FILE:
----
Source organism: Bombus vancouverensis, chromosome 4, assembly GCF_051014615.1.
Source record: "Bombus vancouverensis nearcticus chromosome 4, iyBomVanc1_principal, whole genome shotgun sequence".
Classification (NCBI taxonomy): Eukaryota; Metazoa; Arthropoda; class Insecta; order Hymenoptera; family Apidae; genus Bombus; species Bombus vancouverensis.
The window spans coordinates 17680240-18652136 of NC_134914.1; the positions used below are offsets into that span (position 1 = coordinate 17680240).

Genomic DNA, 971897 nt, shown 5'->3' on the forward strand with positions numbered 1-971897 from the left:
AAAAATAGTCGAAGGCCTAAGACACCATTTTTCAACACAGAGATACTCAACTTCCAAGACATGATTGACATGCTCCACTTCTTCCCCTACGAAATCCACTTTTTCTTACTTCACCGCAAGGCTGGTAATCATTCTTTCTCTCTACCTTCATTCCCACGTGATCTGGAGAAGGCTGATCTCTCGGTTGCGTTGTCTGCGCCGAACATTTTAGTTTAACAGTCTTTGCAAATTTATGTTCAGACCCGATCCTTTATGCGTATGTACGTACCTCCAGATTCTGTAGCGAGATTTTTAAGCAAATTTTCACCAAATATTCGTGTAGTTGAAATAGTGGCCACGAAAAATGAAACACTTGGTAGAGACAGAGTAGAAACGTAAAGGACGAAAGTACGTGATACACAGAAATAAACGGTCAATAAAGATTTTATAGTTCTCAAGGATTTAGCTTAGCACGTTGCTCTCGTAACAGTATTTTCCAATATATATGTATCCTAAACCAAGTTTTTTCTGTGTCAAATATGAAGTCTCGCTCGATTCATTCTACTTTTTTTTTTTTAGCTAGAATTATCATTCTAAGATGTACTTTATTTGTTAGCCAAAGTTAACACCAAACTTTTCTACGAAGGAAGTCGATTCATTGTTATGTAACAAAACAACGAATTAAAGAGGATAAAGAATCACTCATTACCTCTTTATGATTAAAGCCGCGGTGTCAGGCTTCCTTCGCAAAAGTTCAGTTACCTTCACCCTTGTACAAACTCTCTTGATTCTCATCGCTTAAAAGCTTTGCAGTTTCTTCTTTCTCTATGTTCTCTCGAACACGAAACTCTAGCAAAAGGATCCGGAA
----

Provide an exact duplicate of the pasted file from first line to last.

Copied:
Source organism: Bombus vancouverensis, chromosome 4, assembly GCF_051014615.1.
Source record: "Bombus vancouverensis nearcticus chromosome 4, iyBomVanc1_principal, whole genome shotgun sequence".
Classification (NCBI taxonomy): Eukaryota; Metazoa; Arthropoda; class Insecta; order Hymenoptera; family Apidae; genus Bombus; species Bombus vancouverensis.
The window spans coordinates 17680240-18652136 of NC_134914.1; the positions used below are offsets into that span (position 1 = coordinate 17680240).

Genomic DNA, 971897 nt, shown 5'->3' on the forward strand with positions numbered 1-971897 from the left:
AAAAATAGTCGAAGGCCTAAGACACCATTTTTCAACACAGAGATACTCAACTTCCAAGACATGATTGACATGCTCCACTTCTTCCCCTACGAAATCCACTTTTTCTTACTTCACCGCAAGGCTGGTAATCATTCTTTCTCTCTACCTTCATTCCCACGTGATCTGGAGAAGGCTGATCTCTCGGTTGCGTTGTCTGCGCCGAACATTTTAGTTTAACAGTCTTTGCAAATTTATGTTCAGACCCGATCCTTTATGCGTATGTACGTACCTCCAGATTCTGTAGCGAGATTTTTAAGCAAATTTTCACCAAATATTCGTGTAGTTGAAATAGTGGCCACGAAAAATGAAACACTTGGTAGAGACAGAGTAGAAACGTAAAGGACGAAAGTACGTGATACACAGAAATAAACGGTCAATAAAGATTTTATAGTTCTCAAGGATTTAGCTTAGCACGTTGCTCTCGTAACAGTATTTTCCAATATATATGTATCCTAAACCAAGTTTTTTCTGTGTCAAATATGAAGTCTCGCTCGATTCATTCTACTTTTTTTTTTTTAGCTAGAATTATCATTCTAAGATGTACTTTATTTGTTAGCCAAAGTTAACACCAAACTTTTCTACGAAGGAAGTCGATTCATTGTTATGTAACAAAACAACGAATTAAAGAGGATAAAGAATCACTCATTACCTCTTTATGATTAAAGCCGCGGTGTCAGGCTTCCTTCGCAAAAGTTCAGTTACCTTCACCCTTGTACAAACTCTCTTGATTCTCATCGCTTAAAAGCTTTGCAGTTTCTTCTTTCTCTATGTTCTCTCGAACACGAAACTCTAGCAAAAGGATCCGGAA